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Goldsmiths' Official Student Magazine

Say ‘I DO’ to Fair Trade Gold

10 February 2015
Fashion contributor George Toon proposes we engage in reusing and recycling our old bits of jewellery at the I DO exhibition at Cox + Power, Chiltern Street I recently started a business venture with a woman I met in the pub when we were both drunk out of our minds. She plans to run an ethical clothing…

Fashion contributor George Toon proposes we engage in reusing and recycling our old bits of jewellery at the I DO exhibition at Cox + Power, Chiltern Street

I recently started a business venture with a woman I met in the pub when we were both drunk out of our minds. She plans to run an ethical clothing boutique and wants me to be one her designers. Obviously I said yes. It’s not every day you get an opportunity like this from lending a lighter to a random woman outside a pub in Wimbledon. To start off with, we are researching the market, seeing as much as possible and getting our names recognised: one such event was I DO, a Fair Trade Gold Exhibition at Cox + Power.

I imagine you’re familiar with the film Blood Diamond in which the true story of the diamond trade comes to light, where jewels are mined by what are essentially slaves in war-torn African countries. Unfortunately, this practice still occurs today, not just with diamonds but with other precious materials too, and this exhibition aims to rectify that.

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On our pitifully small student budgets we couldn’t possibly afford these hand crafted jewels, which cost anything between £200 to well over £1500. However, I think it is still worth your while to go and see the exhibition anyway, even if it is to pretend that you are rich and you can afford all of this for one afternoon. After all, it’s free to go! The jewellery itself is beautifully crafted. My favourite works were a cicada broach by Harriet Kelsall Jewellery and the collection by the award-winning Erica Sharpe, with gorgeously delicate natural curls inspired by Art Nouveau. This fair trade jewellery market is set to expand over the coming years as more and more consumers wake up to the horrors occurring in mining across the world (need I mention the Chilean Miners of 2010 who worked at a copper-gold mine?). Currently there are an estimated sixty fair trade jewellers in the UK practicing ‘professionally’ which is set to rise even more as the demand for ethical fair trade jewellery increases. Cox + Power itself intend to move away from fair trade one-offs to a more permanent collection in their store.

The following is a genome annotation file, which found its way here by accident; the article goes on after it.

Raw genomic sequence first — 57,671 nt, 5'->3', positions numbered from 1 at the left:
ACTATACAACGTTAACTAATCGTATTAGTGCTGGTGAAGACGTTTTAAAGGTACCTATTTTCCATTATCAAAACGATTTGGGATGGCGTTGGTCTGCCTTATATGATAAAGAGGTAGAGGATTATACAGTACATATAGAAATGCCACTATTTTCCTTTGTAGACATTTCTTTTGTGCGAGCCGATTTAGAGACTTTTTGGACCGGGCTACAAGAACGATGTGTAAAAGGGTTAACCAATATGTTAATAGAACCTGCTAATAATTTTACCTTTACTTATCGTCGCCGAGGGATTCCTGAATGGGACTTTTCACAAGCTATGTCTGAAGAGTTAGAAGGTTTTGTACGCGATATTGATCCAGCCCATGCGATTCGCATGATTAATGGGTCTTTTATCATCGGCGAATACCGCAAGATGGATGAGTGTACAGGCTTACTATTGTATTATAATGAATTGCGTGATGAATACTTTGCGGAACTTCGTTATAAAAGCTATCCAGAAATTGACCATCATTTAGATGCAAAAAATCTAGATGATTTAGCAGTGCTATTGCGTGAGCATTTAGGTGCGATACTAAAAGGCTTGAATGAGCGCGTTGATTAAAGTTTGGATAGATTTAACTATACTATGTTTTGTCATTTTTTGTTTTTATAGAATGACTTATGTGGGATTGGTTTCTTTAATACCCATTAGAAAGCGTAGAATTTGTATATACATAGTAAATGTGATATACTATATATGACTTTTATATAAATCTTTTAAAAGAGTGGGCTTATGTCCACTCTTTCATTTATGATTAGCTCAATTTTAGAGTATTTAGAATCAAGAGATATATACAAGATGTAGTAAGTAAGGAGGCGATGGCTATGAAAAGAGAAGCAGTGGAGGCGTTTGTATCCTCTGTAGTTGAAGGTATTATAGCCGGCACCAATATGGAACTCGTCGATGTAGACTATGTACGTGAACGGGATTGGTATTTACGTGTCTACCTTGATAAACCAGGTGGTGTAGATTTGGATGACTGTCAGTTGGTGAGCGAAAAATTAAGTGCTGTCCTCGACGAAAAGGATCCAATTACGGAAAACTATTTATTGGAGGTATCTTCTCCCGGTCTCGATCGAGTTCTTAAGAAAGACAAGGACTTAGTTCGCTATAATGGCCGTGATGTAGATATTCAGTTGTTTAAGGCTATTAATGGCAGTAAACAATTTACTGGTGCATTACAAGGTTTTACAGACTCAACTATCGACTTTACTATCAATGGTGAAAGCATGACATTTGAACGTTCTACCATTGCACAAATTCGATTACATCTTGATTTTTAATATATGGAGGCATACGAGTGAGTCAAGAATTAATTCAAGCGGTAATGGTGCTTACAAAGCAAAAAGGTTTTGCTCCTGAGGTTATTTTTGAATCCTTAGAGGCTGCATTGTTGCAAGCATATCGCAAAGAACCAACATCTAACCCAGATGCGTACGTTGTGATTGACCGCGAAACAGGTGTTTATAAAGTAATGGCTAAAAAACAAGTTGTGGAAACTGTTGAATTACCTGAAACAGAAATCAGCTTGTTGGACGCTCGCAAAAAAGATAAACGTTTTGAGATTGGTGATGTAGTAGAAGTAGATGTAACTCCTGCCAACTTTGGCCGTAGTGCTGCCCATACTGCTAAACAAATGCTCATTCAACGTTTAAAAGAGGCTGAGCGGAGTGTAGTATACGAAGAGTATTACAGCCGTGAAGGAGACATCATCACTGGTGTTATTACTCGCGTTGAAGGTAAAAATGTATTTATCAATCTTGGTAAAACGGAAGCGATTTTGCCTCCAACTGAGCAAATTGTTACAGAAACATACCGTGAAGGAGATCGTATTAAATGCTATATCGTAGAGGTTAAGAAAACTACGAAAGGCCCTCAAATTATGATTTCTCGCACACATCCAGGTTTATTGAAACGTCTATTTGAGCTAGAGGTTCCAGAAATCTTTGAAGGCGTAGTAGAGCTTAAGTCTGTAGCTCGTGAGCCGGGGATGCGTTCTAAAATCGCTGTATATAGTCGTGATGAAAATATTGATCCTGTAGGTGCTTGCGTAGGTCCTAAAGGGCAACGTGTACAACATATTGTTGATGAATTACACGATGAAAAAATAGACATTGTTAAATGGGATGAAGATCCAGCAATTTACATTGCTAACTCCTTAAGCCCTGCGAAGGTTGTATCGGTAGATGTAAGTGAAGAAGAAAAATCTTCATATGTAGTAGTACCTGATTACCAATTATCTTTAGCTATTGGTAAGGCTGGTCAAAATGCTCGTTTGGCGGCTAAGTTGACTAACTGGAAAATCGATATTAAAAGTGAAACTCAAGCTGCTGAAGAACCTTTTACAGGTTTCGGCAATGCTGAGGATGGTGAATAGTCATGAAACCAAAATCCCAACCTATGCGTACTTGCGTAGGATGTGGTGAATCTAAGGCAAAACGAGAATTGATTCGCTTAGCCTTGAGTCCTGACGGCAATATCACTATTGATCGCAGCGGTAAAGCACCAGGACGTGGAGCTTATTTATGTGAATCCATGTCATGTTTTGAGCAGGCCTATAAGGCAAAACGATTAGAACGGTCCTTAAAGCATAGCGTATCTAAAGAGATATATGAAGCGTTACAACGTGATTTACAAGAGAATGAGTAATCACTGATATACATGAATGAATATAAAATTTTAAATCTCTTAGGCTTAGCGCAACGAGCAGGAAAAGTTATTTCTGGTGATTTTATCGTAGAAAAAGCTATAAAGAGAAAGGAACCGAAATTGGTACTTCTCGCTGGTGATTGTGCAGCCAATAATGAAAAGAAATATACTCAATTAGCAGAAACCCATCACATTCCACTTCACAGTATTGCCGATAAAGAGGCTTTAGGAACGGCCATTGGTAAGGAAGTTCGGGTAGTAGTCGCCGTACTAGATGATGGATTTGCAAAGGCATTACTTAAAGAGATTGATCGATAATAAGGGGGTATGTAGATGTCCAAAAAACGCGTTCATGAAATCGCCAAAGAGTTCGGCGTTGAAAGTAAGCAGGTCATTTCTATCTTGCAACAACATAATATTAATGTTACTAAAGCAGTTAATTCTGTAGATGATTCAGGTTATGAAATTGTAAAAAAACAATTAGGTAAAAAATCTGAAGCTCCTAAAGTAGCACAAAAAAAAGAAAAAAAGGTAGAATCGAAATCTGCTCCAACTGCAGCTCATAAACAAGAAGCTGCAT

This is all well and good for the concerned bankers and footballers’ wives of Chelsea and Marylebone, but seems a world away from the reach of students. The exhibition, however, made me think about things that I, a student who wears a lot of jewellery, can do. Off the top of my head I thought of trading jewellery with friends, buying jewellery that will last rather than the plastic earrings from Primark, and possibly reusing jewellery in interesting ways – I transformed two World War One medals into earrings.

I encourage you to seriously think about recycling and reusing your gems and jewels. I know it can be tricky and finding the right necklace or broach can be hard but give it a go nonetheless. And what you make will be completely unique.

The “I DO” Exhibition runs from Thursday 15th January to Thursday 29th February, Monday to Saturday 10:00 to 18:00, at Cox + Power (10-12 Chiltern Street, London W1U 7PX).